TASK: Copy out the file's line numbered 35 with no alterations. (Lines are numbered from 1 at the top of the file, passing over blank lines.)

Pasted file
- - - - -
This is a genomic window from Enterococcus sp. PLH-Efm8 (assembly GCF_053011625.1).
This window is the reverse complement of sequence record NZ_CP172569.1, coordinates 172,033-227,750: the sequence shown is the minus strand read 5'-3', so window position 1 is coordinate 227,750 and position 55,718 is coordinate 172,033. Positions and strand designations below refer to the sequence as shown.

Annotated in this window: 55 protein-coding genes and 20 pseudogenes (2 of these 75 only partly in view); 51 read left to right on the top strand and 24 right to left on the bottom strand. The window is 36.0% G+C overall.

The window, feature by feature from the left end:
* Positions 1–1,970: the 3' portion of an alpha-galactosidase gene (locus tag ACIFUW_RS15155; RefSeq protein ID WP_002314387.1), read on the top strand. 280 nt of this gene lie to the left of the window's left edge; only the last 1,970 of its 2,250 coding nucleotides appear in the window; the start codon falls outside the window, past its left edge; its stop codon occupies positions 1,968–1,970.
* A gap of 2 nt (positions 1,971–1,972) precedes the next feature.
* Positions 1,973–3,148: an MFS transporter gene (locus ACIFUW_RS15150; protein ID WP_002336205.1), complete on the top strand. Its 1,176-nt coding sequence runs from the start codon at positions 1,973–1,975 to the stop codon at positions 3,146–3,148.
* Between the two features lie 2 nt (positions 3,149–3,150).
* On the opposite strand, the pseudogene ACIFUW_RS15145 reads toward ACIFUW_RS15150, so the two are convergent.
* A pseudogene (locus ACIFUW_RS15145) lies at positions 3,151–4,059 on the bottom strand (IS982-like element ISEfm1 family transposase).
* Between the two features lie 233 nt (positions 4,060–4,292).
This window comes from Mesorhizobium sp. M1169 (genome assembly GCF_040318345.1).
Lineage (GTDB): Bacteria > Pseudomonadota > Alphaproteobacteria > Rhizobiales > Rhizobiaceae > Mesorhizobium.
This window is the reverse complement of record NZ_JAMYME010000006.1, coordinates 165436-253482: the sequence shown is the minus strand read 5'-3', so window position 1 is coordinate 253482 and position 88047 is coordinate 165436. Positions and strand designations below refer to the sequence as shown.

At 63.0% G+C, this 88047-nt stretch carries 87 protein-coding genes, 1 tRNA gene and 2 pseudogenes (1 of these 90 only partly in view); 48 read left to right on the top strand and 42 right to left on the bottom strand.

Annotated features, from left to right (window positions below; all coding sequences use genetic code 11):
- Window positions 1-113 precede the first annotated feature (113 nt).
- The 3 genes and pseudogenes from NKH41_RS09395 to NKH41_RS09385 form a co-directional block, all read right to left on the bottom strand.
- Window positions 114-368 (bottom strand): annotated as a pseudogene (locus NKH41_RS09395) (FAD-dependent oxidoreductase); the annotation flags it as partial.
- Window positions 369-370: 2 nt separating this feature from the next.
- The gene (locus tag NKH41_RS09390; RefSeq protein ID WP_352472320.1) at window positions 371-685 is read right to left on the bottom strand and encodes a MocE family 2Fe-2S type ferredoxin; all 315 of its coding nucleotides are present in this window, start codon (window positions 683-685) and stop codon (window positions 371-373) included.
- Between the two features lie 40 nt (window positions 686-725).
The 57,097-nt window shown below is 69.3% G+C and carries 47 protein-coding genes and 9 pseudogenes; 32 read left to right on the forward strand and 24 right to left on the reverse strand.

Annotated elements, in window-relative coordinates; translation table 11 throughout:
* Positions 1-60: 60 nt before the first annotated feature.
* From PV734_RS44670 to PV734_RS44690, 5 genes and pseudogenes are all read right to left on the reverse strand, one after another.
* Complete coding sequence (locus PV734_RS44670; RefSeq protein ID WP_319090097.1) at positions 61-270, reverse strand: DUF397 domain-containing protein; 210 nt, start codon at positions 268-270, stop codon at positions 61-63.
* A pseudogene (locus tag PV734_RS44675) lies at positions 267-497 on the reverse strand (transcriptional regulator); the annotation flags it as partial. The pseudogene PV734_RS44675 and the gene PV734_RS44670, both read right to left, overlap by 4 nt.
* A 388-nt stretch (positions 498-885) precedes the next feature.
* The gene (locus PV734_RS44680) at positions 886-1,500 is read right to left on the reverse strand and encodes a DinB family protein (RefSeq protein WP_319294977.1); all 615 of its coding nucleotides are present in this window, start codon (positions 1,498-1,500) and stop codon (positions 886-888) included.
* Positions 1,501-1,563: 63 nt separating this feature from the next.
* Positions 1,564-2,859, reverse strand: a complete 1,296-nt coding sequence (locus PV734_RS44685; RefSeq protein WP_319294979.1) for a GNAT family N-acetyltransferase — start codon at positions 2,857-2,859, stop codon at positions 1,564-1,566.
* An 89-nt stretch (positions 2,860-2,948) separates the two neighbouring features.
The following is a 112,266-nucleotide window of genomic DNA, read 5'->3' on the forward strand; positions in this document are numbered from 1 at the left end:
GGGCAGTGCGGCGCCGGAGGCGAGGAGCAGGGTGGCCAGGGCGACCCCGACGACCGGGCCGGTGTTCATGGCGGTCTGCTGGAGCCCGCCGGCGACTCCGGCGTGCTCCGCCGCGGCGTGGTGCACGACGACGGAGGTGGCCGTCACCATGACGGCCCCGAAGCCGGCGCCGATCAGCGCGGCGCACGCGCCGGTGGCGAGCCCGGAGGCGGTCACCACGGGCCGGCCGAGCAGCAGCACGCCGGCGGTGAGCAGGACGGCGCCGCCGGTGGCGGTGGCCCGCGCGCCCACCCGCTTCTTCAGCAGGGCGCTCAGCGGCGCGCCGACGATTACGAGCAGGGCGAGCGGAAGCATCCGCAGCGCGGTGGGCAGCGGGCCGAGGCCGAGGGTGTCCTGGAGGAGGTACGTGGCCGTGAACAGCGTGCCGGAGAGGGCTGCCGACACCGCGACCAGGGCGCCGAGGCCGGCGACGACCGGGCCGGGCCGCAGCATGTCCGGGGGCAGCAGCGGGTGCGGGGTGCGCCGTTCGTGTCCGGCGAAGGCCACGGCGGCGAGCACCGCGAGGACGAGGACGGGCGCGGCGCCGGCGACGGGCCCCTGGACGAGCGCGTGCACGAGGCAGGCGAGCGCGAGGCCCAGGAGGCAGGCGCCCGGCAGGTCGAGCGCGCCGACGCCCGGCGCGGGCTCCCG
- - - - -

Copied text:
GGGCAGTGCGGCGCCGGAGGCGAGGAGCAGGGTGGCCAGGGCGACCCCGACGACCGGGCCGGTGTTCATGGCGGTCTGCTGGAGCCCGCCGGCGACTCCGGCGTGCTCCGCCGCGGCGTGGTGCACGACGACGGAGGTGGCCGTCACCATGACGGCCCCGAAGCCGGCGCCGATCAGCGCGGCGCACGCGCCGGTGGCGAGCCCGGAGGCGGTCACCACGGGCCGGCCGAGCAGCAGCACGCCGGCGGTGAGCAGGACGGCGCCGCCGGTGGCGGTGGCCCGCGCGCCCACCCGCTTCTTCAGCAGGGCGCTCAGCGGCGCGCCGACGATTACGAGCAGGGCGAGCGGAAGCATCCGCAGCGCGGTGGGCAGCGGGCCGAGGCCGAGGGTGTCCTGGAGGAGGTACGTGGCCGTGAACAGCGTGCCGGAGAGGGCTGCCGACACCGCGACCAGGGCGCCGAGGCCGGCGACGACCGGGCCGGGCCGCAGCATGTCCGGGGGCAGCAGCGGGTGCGGGGTGCGCCGTTCGTGTCCGGCGAAGGCCACGGCGGCGAGCACCGCGAGGACGAGGACGGGCGCGGCGCCGGCGACGGGCCCCTGGACGAGCGCGTGCACGAGGCAGGCGAGCGCGAGGCCCAGGAGGCAGGCGCCCGGCAGGTCGAGCGCGCCGACGCCCGGCGCGGGCTCCCG